Military Advantage

Disability Claims and Lay Evidence: It Works

There is a longstanding debate about personal statements in disability claims. I was personally shocked to learn that some Veteran Service Officers discourage veterans from writing personal statements for the disability claims. That seemed like horrible advice to give veterans. How else can you get your story out about your disability without telling it?

While a layperson statement is not always going to carry the day, the VA has been forced to consider them as evidence in some situations.

According to an article written by attorney Chris Attig, there are three instances where the VA should consider the statement:

1) a lay person is competent to identify the medical condition (noting that sometimes the lay person will be competent to identify the condition where the condition is simple, for example a broken leg, and sometimes not, for example, a form of cancer:

(2) the lay person is reporting a contemporaneous medical diagnosis, or

(3) lay testimony describing symptoms at the time supports a later diagnosis by a medical professional. See Jandreau v. Nicholson, 492 F.3d 1372 (Fed. Cir. 2007)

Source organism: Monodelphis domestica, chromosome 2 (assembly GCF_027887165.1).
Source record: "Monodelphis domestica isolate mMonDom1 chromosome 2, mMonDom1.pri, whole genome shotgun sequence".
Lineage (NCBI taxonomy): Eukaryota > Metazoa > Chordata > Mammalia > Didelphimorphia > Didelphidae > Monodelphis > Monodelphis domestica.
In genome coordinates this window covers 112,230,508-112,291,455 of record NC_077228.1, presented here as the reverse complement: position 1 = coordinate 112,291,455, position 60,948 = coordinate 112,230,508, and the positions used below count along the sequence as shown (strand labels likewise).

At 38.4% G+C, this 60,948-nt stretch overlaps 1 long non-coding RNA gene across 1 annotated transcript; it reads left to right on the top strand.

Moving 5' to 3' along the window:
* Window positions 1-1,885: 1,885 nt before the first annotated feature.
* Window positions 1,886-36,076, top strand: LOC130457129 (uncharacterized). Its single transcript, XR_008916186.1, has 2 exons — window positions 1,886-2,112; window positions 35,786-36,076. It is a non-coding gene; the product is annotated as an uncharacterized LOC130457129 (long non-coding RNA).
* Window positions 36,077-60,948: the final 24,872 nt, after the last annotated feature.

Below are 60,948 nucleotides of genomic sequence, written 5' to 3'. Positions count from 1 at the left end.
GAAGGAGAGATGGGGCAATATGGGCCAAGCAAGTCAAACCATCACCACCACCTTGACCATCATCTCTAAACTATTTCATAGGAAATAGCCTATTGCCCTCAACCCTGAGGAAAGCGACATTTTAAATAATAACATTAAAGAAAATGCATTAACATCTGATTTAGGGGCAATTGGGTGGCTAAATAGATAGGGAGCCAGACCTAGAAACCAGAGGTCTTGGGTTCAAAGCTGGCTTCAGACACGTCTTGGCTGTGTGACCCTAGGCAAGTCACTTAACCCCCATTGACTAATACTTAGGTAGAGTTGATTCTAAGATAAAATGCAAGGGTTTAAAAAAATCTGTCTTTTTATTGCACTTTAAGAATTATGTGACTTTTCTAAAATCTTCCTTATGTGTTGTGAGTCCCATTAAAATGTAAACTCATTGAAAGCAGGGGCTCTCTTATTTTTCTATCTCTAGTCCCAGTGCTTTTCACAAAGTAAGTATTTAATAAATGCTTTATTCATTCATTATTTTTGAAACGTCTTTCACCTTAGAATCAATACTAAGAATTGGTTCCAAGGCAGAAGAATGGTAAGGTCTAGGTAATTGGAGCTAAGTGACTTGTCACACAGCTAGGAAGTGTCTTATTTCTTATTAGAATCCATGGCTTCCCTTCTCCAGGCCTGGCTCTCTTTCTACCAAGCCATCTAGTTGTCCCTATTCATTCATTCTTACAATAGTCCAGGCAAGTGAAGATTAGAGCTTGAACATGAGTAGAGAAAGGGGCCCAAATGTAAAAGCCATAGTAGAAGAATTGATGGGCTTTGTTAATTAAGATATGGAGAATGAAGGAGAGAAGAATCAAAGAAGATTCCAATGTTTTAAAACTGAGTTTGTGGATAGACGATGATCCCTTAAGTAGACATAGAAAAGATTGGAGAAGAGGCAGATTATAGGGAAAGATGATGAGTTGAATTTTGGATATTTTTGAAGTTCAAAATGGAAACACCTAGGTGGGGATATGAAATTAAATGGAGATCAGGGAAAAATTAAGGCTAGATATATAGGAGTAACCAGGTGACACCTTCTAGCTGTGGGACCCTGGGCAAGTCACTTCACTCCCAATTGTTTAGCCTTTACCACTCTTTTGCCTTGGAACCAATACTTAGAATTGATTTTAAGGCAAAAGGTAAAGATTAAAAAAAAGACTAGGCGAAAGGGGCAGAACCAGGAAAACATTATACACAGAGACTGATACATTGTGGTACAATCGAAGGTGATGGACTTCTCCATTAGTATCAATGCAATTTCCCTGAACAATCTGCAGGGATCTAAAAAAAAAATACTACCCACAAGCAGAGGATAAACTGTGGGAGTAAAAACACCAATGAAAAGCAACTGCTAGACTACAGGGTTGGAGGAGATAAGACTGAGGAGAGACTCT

In addition, Attig goes on to point out that “a Veteran can attest to factual matters of which he has first-hand knowledge, such as experiencing pain in service, reporting to sick call, being placed on limited duty, and undergoing physical therapy.”

Here’s what this means for you.

When you are filing a disability claim, its important to research the condition your currently have, first. Then, find the appropriate regulation that the VA follows in assigning disability. Lastly, go through your medical records to see what you were diagnosed with when in-service. Once you get all this information gathered, craft your letter.

Remember, in order to get a service-connection the condition must be a current problem. Generally, it must also have occurred or been aggravated while on active-duty.

It is important to use the right key words and to weave the story together using them. This will help the VA evaluator understand the “continuity of symptomology.”

 

 

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